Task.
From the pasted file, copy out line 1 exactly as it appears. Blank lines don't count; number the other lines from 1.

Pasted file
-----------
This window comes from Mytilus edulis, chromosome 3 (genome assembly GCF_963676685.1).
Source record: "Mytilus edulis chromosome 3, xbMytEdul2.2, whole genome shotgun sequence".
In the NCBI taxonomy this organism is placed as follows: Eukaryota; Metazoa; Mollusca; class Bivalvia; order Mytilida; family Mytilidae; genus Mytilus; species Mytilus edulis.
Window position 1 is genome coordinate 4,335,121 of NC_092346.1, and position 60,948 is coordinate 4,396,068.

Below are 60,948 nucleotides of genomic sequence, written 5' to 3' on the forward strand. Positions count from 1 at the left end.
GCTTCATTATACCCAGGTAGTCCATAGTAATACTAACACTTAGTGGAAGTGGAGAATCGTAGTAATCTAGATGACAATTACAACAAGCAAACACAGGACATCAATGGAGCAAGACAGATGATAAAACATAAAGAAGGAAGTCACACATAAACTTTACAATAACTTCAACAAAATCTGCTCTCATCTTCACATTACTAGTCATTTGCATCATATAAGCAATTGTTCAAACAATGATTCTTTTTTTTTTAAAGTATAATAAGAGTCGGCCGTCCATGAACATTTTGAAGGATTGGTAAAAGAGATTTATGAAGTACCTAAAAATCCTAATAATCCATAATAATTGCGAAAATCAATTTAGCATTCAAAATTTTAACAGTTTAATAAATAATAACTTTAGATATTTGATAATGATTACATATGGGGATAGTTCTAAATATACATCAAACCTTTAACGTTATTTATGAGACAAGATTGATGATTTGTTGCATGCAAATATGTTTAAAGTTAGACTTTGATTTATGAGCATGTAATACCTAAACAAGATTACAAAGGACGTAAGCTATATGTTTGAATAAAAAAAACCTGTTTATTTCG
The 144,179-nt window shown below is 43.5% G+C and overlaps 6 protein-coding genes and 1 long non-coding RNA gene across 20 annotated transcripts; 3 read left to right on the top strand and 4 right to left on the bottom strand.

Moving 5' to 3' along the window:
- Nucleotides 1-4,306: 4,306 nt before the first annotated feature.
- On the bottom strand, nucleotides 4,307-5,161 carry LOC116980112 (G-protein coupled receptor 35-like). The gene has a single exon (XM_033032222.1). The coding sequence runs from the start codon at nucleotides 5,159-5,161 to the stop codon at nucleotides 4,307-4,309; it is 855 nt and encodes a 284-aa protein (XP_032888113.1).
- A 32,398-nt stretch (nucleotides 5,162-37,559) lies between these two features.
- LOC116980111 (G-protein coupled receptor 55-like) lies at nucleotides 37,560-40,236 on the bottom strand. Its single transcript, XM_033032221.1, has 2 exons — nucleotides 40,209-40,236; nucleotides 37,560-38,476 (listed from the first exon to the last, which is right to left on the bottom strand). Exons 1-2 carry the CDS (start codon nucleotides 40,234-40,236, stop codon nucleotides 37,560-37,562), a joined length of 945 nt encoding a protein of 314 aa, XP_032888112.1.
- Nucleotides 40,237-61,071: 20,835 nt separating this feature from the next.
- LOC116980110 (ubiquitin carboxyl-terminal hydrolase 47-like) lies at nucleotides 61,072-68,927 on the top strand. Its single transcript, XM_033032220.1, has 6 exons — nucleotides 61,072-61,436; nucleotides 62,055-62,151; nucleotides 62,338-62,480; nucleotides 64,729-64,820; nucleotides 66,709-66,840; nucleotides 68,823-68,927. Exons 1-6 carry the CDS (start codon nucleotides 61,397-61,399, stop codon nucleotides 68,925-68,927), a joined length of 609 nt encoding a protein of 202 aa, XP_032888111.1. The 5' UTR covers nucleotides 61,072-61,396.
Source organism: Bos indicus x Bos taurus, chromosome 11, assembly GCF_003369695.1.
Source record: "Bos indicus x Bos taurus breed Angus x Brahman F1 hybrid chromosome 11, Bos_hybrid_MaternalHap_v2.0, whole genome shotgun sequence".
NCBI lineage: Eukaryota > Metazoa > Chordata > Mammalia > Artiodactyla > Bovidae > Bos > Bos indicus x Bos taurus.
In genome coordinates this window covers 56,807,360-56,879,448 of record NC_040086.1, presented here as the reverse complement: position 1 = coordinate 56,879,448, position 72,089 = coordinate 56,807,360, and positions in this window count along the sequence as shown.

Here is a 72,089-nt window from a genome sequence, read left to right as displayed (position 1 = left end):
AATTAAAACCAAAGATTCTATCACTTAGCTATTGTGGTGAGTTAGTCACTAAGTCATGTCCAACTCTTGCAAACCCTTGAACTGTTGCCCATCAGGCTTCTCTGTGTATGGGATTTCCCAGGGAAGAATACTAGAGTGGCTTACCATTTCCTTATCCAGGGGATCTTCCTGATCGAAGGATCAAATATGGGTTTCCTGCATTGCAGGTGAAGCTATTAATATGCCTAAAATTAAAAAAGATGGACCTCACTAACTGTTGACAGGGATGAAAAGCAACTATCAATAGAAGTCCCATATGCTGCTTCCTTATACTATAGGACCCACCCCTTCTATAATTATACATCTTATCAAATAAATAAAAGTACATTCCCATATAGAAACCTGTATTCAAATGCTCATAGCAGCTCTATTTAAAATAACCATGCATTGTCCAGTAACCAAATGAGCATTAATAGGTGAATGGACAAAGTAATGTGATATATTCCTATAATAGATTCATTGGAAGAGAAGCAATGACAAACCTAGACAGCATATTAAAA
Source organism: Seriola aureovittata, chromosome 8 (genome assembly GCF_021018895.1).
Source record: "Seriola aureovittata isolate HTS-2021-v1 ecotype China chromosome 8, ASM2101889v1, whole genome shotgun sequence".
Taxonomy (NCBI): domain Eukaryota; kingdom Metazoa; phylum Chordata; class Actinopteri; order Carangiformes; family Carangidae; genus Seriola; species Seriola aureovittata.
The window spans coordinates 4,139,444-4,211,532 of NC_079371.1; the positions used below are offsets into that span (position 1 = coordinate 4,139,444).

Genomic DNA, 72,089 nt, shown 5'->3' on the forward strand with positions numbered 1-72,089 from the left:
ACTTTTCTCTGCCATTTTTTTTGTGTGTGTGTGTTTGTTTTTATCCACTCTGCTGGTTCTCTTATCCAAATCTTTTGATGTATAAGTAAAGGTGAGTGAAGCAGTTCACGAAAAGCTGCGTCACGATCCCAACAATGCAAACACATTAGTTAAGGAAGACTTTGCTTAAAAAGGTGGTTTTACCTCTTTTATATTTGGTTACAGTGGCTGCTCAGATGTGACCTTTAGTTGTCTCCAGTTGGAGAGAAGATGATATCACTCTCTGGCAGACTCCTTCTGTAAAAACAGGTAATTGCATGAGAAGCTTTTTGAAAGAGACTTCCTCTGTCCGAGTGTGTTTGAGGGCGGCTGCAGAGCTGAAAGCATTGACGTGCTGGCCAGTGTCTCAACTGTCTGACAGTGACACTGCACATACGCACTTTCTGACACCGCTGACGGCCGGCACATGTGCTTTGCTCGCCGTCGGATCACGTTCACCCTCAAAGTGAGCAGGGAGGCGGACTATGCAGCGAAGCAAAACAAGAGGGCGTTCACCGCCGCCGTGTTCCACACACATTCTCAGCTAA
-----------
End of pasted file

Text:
This window comes from Mytilus edulis, chromosome 3 (genome assembly GCF_963676685.1).